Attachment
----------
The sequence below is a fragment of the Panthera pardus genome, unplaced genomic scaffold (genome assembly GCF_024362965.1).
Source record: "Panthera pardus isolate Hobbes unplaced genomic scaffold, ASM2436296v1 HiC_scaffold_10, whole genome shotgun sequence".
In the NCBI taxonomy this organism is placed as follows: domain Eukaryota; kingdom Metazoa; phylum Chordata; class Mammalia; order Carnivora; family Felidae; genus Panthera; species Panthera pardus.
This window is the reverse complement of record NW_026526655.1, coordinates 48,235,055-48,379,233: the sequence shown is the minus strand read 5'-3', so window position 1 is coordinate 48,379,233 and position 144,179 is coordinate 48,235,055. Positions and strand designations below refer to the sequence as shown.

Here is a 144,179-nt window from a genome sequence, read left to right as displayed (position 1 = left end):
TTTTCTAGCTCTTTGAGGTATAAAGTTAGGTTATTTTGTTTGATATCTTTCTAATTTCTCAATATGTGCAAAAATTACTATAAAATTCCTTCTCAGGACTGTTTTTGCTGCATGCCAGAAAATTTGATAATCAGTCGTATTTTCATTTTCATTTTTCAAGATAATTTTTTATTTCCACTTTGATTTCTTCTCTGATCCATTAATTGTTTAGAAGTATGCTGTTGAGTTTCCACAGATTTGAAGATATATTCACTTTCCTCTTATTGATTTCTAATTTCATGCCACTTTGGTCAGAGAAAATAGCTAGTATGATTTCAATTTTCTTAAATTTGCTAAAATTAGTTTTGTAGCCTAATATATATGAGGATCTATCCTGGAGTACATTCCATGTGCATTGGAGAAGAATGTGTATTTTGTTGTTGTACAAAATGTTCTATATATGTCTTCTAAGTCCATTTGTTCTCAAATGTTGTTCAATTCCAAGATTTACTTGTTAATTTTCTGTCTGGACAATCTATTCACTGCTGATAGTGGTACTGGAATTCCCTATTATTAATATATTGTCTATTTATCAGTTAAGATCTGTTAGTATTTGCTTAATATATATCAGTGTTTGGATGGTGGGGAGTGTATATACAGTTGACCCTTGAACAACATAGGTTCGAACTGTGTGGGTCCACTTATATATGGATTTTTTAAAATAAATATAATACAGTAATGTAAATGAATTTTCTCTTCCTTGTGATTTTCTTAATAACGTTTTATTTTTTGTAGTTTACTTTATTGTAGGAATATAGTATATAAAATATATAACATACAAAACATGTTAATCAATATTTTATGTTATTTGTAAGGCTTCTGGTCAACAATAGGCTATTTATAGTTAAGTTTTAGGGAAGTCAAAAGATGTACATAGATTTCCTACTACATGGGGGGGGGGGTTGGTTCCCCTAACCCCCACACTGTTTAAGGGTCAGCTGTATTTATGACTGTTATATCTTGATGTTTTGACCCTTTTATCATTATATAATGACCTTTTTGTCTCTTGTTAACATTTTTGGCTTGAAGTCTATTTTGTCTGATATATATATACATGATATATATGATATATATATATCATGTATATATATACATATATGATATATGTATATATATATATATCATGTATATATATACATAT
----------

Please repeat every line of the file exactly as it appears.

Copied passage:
The sequence below is a fragment of the Panthera pardus genome, unplaced genomic scaffold (genome assembly GCF_024362965.1).
Source record: "Panthera pardus isolate Hobbes unplaced genomic scaffold, ASM2436296v1 HiC_scaffold_10, whole genome shotgun sequence".
In the NCBI taxonomy this organism is placed as follows: domain Eukaryota; kingdom Metazoa; phylum Chordata; class Mammalia; order Carnivora; family Felidae; genus Panthera; species Panthera pardus.
This window is the reverse complement of record NW_026526655.1, coordinates 48,235,055-48,379,233: the sequence shown is the minus strand read 5'-3', so window position 1 is coordinate 48,379,233 and position 144,179 is coordinate 48,235,055. Positions and strand designations below refer to the sequence as shown.

Here is a 144,179-nt window from a genome sequence, read left to right as displayed (position 1 = left end):
TTTTCTAGCTCTTTGAGGTATAAAGTTAGGTTATTTTGTTTGATATCTTTCTAATTTCTCAATATGTGCAAAAATTACTATAAAATTCCTTCTCAGGACTGTTTTTGCTGCATGCCAGAAAATTTGATAATCAGTCGTATTTTCATTTTCATTTTTCAAGATAATTTTTTATTTCCACTTTGATTTCTTCTCTGATCCATTAATTGTTTAGAAGTATGCTGTTGAGTTTCCACAGATTTGAAGATATATTCACTTTCCTCTTATTGATTTCTAATTTCATGCCACTTTGGTCAGAGAAAATAGCTAGTATGATTTCAATTTTCTTAAATTTGCTAAAATTAGTTTTGTAGCCTAATATATATGAGGATCTATCCTGGAGTACATTCCATGTGCATTGGAGAAGAATGTGTATTTTGTTGTTGTACAAAATGTTCTATATATGTCTTCTAAGTCCATTTGTTCTCAAATGTTGTTCAATTCCAAGATTTACTTGTTAATTTTCTGTCTGGACAATCTATTCACTGCTGATAGTGGTACTGGAATTCCCTATTATTAATATATTGTCTATTTATCAGTTAAGATCTGTTAGTATTTGCTTAATATATATCAGTGTTTGGATGGTGGGGAGTGTATATACAGTTGACCCTTGAACAACATAGGTTCGAACTGTGTGGGTCCACTTATATATGGATTTTTTAAAATAAATATAATACAGTAATGTAAATGAATTTTCTCTTCCTTGTGATTTTCTTAATAACGTTTTATTTTTTGTAGTTTACTTTATTGTAGGAATATAGTATATAAAATATATAACATACAAAACATGTTAATCAATATTTTATGTTATTTGTAAGGCTTCTGGTCAACAATAGGCTATTTATAGTTAAGTTTTAGGGAAGTCAAAAGATGTACATAGATTTCCTACTACATGGGGGGGGGGGTTGGTTCCCCTAACCCCCACACTGTTTAAGGGTCAGCTGTATTTATGACTGTTATATCTTGATGTTTTGACCCTTTTATCATTATATAATGACCTTTTTGTCTCTTGTTAACATTTTTGGCTTGAAGTCTATTTTGTCTGATATATATATACATGATATATATGATATATATATATCATGTATATATATACATATATGATATATGTATATATATATATATCATGTATATATATACATAT